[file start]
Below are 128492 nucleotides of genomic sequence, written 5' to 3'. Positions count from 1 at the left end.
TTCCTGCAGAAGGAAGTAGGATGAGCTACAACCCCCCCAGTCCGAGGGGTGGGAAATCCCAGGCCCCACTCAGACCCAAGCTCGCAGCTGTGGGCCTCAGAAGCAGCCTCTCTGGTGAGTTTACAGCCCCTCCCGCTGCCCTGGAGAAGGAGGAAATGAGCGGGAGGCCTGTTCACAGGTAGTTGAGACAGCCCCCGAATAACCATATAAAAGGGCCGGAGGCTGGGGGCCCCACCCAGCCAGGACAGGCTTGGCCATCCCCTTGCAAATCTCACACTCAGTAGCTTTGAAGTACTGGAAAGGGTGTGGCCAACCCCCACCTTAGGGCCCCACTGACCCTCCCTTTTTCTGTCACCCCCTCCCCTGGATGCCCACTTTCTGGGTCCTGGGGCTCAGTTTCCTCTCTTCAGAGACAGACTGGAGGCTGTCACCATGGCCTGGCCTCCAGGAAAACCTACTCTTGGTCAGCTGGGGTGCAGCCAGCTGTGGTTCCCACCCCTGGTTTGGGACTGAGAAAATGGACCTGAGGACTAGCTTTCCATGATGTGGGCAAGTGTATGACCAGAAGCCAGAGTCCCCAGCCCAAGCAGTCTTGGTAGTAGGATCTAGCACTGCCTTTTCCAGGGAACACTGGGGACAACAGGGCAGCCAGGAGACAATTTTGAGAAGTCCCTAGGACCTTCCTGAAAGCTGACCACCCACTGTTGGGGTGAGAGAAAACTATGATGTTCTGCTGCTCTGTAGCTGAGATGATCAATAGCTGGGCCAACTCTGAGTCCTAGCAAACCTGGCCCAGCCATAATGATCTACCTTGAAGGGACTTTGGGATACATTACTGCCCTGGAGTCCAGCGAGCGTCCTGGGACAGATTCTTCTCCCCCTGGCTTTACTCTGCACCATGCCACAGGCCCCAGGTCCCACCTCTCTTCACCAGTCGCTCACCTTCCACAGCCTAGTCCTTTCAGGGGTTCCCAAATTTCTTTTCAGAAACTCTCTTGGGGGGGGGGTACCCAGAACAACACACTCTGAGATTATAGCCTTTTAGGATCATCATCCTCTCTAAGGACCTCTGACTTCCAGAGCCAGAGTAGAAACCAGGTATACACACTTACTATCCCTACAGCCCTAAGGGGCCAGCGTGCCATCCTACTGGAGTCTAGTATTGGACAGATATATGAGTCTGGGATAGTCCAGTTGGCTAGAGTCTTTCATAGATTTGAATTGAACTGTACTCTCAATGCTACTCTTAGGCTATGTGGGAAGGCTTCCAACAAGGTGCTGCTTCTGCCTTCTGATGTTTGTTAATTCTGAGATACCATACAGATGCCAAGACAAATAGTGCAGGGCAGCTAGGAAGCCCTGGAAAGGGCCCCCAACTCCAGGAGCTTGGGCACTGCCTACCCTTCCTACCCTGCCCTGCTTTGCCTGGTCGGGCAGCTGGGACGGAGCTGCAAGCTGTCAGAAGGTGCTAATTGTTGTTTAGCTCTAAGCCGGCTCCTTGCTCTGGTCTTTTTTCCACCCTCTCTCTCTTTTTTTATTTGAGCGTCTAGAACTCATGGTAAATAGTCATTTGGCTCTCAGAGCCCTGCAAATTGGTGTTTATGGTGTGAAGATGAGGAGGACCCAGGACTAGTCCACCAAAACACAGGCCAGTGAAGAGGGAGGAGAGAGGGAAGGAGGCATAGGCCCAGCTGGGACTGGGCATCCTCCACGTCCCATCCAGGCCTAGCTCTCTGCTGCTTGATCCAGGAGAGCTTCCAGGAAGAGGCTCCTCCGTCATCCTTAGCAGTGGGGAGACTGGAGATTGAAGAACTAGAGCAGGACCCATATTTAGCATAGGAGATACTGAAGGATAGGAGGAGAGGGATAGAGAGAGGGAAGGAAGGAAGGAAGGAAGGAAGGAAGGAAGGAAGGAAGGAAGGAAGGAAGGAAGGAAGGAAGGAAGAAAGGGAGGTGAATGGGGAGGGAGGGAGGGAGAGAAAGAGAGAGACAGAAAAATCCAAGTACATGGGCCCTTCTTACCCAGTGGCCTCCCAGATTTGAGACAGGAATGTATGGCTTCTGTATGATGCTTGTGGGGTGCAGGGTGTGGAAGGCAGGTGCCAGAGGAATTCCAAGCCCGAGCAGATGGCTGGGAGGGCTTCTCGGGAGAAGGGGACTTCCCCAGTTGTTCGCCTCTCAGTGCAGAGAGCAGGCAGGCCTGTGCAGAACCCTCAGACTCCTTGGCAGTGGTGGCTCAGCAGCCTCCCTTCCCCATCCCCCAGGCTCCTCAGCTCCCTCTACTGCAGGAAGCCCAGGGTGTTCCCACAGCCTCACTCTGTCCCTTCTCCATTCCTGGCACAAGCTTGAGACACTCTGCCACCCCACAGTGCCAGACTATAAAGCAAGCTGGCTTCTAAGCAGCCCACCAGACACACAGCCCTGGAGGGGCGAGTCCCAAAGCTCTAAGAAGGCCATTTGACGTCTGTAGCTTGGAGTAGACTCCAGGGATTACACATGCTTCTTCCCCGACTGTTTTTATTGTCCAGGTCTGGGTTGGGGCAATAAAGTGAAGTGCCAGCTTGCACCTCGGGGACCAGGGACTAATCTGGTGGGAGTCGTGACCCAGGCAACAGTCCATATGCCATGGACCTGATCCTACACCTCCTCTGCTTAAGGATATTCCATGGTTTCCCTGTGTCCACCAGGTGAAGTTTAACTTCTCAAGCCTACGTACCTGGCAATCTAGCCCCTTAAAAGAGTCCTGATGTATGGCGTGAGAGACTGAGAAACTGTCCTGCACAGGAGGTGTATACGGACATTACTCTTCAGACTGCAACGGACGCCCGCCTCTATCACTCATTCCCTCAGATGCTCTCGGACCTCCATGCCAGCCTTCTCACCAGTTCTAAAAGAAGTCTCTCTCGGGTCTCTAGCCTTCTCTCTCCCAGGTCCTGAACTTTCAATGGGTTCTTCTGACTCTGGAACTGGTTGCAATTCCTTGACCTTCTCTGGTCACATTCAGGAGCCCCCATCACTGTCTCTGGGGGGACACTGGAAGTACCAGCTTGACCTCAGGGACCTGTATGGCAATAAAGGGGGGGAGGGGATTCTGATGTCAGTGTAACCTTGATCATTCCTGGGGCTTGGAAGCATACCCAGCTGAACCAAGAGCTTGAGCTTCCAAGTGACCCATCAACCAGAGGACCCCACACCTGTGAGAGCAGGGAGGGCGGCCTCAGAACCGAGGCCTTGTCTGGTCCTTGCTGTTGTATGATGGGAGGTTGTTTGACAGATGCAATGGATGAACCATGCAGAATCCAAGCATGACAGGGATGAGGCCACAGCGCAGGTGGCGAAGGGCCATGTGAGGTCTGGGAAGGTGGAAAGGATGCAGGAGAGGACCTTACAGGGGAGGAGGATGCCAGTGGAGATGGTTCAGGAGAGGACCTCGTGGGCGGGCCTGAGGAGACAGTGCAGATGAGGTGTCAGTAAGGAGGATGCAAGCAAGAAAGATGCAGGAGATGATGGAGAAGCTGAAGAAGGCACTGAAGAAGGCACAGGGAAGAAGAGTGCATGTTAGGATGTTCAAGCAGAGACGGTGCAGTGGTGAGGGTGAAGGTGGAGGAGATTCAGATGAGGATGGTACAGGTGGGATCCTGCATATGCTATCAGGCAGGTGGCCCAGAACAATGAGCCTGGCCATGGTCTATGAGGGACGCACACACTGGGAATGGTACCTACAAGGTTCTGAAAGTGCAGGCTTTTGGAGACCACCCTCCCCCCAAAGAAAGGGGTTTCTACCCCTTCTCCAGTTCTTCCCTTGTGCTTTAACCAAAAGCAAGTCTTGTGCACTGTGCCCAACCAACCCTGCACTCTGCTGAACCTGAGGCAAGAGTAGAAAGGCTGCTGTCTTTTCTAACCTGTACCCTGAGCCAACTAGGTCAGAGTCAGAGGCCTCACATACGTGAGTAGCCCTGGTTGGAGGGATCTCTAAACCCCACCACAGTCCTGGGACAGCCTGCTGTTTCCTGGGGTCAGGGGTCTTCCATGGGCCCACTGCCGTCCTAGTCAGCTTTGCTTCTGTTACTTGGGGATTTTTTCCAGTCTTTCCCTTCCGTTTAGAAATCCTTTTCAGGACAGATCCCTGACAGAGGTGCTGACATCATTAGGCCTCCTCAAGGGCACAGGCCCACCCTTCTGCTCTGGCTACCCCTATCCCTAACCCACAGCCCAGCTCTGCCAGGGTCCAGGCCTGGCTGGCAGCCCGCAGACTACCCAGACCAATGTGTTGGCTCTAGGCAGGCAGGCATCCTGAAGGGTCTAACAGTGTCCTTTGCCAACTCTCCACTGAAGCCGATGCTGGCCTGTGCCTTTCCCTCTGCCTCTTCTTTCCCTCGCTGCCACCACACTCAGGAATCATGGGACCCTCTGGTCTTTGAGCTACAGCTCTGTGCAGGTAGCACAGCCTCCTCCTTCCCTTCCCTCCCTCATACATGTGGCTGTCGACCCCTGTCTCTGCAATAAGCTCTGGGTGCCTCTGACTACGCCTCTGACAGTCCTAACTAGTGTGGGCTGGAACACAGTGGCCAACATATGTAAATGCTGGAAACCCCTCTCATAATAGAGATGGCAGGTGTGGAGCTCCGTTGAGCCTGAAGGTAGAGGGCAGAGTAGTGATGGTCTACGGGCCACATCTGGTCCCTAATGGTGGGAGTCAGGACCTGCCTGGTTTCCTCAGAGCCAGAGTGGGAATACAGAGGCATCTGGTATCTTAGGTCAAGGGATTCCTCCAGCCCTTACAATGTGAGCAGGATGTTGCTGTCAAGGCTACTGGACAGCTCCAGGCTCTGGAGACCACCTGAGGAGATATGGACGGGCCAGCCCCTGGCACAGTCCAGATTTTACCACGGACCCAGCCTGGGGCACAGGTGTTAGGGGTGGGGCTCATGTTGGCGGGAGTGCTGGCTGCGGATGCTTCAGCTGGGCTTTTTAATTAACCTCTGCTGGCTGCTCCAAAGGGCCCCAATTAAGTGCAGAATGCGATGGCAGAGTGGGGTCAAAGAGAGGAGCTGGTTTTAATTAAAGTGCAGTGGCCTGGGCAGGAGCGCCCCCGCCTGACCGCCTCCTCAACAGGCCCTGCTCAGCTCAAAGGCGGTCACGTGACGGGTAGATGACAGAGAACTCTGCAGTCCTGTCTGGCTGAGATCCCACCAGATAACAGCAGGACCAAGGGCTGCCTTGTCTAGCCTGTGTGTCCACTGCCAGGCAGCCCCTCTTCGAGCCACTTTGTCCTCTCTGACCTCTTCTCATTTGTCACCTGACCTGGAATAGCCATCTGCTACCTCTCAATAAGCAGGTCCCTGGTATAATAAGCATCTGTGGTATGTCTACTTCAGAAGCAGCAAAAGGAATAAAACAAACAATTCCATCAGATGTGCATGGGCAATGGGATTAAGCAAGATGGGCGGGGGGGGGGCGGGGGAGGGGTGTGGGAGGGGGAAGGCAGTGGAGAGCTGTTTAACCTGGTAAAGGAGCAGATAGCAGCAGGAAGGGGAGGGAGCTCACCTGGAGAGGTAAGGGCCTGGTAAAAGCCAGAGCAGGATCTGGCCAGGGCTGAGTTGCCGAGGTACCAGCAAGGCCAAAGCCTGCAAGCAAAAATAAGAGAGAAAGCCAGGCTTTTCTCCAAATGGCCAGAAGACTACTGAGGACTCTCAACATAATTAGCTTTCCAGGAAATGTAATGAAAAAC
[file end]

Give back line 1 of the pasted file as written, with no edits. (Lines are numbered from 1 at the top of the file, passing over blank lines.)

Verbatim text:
Below are 128492 nucleotides of genomic sequence, written 5' to 3'. Positions count from 1 at the left end.